The town incorporated the deed restrictions for the various homeowners associations and architectural control committees into its new code, while other areas without HOAs were initially left out.
But the town eventually included them in the code with some modifications to appease all residents. “Some were grandfathered in the new code,” Rey said.
Rey left his position in 2008 to become the building director for his hometown in Miami Beach but returned to Miami Lakes less than a year later and picked up where he left off.
He said the town’s next big achievement is the new Seniors Village, which would have a “good” financial and economic development for Miami Lakes.
The facilities include age restricted apartments, an assisted living/skilled nursing center and activity/community center.
The project is a partnership of The Graham Companies, Miami Jewish Health Systems and Miami Lakes, which would operate the 6,000 square feet community center.
During his time in Miami Lakes, Alex Rey has created a managerial tree, where most of his employees have landed town manager-like positions for other entities.
His former assistant town managers, Ralph Casals and Andrea Agha, are the city managers for Cutler Bay and Key Biscayne, respectively; Nicole Trench, former executive development director for Miami Lakes, is now the executive director for the Coconut Grove Business Implement District; and former planning and zoning director Darby Delsalle is now the assistant director for planning and development management for Broward County.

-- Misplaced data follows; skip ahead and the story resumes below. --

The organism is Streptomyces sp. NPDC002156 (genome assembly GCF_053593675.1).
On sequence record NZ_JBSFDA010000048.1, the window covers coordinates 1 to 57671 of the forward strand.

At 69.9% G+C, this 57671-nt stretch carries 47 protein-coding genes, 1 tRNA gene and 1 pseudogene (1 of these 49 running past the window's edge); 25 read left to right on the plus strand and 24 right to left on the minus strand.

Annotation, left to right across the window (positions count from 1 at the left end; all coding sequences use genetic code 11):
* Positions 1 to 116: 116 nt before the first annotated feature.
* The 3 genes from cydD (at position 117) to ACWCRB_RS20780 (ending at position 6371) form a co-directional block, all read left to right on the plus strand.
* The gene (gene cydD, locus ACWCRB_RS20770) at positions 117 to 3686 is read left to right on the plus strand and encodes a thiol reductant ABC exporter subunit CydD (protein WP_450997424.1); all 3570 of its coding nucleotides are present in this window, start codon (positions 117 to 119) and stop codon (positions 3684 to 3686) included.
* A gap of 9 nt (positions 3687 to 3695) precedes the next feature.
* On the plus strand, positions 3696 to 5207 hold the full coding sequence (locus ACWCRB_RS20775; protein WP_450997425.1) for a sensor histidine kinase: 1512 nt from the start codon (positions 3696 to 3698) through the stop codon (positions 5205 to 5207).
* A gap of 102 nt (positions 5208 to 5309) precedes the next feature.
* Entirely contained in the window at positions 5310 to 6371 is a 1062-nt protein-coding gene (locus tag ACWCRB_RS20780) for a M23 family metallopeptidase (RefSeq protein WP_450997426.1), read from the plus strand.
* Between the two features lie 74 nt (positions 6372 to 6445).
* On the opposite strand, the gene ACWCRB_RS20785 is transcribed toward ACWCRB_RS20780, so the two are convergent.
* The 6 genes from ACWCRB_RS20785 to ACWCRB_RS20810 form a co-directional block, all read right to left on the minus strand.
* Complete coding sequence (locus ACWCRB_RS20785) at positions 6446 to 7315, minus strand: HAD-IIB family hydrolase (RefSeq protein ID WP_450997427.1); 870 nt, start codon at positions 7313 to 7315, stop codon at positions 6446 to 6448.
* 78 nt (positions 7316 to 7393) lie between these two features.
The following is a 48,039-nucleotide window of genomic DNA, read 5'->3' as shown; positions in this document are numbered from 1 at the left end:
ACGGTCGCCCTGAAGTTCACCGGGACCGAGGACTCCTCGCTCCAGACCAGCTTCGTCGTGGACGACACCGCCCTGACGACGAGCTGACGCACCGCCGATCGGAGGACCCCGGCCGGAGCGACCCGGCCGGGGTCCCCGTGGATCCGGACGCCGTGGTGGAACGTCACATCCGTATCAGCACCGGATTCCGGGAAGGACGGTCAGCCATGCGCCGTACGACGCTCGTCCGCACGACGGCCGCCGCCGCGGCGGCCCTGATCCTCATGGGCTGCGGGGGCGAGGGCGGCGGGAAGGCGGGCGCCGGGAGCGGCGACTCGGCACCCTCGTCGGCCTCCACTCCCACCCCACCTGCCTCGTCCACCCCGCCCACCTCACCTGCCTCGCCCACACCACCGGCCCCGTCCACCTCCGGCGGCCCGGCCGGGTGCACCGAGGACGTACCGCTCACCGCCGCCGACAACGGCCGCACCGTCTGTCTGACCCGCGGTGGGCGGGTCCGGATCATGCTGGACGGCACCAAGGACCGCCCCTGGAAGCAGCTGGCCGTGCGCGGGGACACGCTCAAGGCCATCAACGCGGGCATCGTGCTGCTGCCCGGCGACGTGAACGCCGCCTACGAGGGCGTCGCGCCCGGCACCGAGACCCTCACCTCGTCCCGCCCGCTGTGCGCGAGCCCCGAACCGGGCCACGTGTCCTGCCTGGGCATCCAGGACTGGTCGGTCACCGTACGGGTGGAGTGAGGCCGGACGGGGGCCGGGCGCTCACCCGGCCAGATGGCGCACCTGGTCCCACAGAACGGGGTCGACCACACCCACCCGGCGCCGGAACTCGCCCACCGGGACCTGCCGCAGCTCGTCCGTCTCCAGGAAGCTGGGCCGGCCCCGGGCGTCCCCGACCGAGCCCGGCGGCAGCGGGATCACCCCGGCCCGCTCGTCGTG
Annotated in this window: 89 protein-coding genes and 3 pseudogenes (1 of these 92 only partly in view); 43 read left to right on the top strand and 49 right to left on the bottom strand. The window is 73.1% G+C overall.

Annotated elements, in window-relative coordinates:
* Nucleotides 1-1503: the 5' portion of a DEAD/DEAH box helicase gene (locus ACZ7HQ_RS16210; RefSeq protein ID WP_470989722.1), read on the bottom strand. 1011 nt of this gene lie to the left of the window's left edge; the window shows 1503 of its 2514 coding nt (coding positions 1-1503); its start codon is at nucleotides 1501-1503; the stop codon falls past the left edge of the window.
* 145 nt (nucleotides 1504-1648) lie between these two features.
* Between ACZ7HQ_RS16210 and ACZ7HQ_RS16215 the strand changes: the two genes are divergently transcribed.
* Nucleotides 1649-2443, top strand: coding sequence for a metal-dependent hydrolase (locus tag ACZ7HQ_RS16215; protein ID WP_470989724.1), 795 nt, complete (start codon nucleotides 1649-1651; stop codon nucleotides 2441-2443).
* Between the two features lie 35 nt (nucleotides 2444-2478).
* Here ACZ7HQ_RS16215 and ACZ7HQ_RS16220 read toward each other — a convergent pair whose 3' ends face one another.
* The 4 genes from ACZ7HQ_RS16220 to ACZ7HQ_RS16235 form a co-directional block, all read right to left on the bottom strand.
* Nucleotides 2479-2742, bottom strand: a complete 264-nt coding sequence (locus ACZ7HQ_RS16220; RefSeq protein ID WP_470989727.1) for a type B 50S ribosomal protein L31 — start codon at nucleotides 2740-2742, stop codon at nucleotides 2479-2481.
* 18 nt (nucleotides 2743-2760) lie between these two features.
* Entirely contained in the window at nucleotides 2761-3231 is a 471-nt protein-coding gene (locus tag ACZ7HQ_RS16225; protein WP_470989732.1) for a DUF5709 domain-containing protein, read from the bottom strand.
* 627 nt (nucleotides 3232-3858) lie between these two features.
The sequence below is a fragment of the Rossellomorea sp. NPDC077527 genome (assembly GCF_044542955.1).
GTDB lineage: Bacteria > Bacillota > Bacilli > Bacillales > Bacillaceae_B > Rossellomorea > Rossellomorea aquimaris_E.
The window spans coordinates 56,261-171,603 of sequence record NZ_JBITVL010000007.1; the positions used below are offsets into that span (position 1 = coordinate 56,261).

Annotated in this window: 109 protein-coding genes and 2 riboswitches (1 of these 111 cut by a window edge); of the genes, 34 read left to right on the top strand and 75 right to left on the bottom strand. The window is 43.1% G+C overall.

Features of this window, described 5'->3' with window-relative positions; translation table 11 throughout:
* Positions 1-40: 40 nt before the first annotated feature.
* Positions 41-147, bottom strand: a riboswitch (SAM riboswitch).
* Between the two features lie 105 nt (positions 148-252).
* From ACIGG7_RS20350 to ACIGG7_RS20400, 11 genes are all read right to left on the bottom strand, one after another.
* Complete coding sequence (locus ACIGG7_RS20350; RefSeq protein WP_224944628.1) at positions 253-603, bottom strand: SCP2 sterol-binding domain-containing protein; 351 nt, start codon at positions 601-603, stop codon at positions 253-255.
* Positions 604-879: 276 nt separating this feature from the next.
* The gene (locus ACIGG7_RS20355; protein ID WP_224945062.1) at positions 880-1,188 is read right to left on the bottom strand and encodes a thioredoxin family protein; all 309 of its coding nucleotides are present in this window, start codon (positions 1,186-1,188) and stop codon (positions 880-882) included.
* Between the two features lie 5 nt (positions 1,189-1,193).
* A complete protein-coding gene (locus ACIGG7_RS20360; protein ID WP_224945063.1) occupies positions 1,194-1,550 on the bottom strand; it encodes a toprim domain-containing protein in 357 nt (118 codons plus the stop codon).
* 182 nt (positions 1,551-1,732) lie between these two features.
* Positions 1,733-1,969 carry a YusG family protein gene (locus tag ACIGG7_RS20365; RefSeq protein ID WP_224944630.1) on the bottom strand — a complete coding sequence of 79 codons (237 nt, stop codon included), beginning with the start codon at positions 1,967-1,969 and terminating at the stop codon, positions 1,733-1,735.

Rey’s protégés learned their skills under his tutelage.
“We emphasized personnel development, two went on two become city managers, one executive director and one community development director, while still leaving behind a strong team of highly qualified employees,” Rey said
Mayor Manny Cid said Rey poured in heart and soul to make Miami Lakes the town that it is. "Alex has worked hard to help take the Miami Lakes brand to new heights,” Cid said. “16 years of his public service career have been in Miami Lakes as our top administrator. On behalf of all 33,000 Miami Lakers, I thank Alex for his dedication to our community"
Rey’s replacement, Edward Pidermann, has some big shoes to fill.
Rey said he’s a “great” guy who he has known for many years and cares about the community.
“The big challenge he has is people are used to my style and he has his own management style,” Rey said. “Residents will have to adjust to his style.”